In the history of our LGBT movement, this gathering of LGBT people of color is not the first and will not be the last. However, it is the first time, as part of their Racial Equity Initiative, that mainstream LGBT funders have made a considerable investment in our movement. Their personal participation in this gathering is an acknowledgment of the importance of our people of color leadership is to our LGBT movement overall and a critical first step — a win for all of us.
Certainly, the gift of ceremony, history and tradition presented by our Two-Spirit peers in which we participated on the opening night of our gathering is one that grounded us and provided a bridge from the social challenges we face in serving our community toward the formal initiation of a joint national multi-cultural approach to our LGBT empowerment.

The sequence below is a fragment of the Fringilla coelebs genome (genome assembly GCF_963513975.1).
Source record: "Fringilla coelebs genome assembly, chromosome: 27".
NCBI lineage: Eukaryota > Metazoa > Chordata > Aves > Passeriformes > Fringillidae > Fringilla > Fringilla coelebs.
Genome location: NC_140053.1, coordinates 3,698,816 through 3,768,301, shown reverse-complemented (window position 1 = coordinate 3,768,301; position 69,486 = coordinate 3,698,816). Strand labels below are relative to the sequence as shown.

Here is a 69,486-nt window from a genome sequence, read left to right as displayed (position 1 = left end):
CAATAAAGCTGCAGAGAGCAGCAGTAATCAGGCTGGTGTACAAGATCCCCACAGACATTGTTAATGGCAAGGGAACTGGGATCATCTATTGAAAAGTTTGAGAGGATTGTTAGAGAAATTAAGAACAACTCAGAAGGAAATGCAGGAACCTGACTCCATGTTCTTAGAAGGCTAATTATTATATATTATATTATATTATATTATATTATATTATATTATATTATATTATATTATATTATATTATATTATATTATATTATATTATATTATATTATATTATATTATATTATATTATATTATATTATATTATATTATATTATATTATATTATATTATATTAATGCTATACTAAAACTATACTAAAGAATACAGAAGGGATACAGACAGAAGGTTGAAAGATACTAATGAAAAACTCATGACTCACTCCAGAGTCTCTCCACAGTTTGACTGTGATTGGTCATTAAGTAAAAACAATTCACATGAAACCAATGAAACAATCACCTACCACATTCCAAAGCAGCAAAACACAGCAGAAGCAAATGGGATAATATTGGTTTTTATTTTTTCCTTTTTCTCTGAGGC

Our priorities, like those of the funders who are our hosts for this gathering, are to provide opportunities to become more aware of our shared struggles and provide opportunities to share best practices that will help us enhance the services and advocacy we provide in our people of color communities.
At the same time, we are challenging ourselves to work in tandem with each other just as we are challenging the mainstream LGBT community to be more inclusive and deliberate about honoring (and funding) our culturally sensitive approach to our community work.
So now as we begin the concluding portion of our BOLD! Gathering, let's pledge that going forward we will support each other to 1) accept the responsibility and the authority to advocate for the interests of our communities, 2) acknowledge that the POC LGBT organizations we represent are not just gatekeepers to our community but, in fact, we are the key to the equality and social justice our LGBT community seeks. And let's pledge that we will be much bolder in what we envision for our communities and issues and act in bolder ways to create the change we want to see in our communities.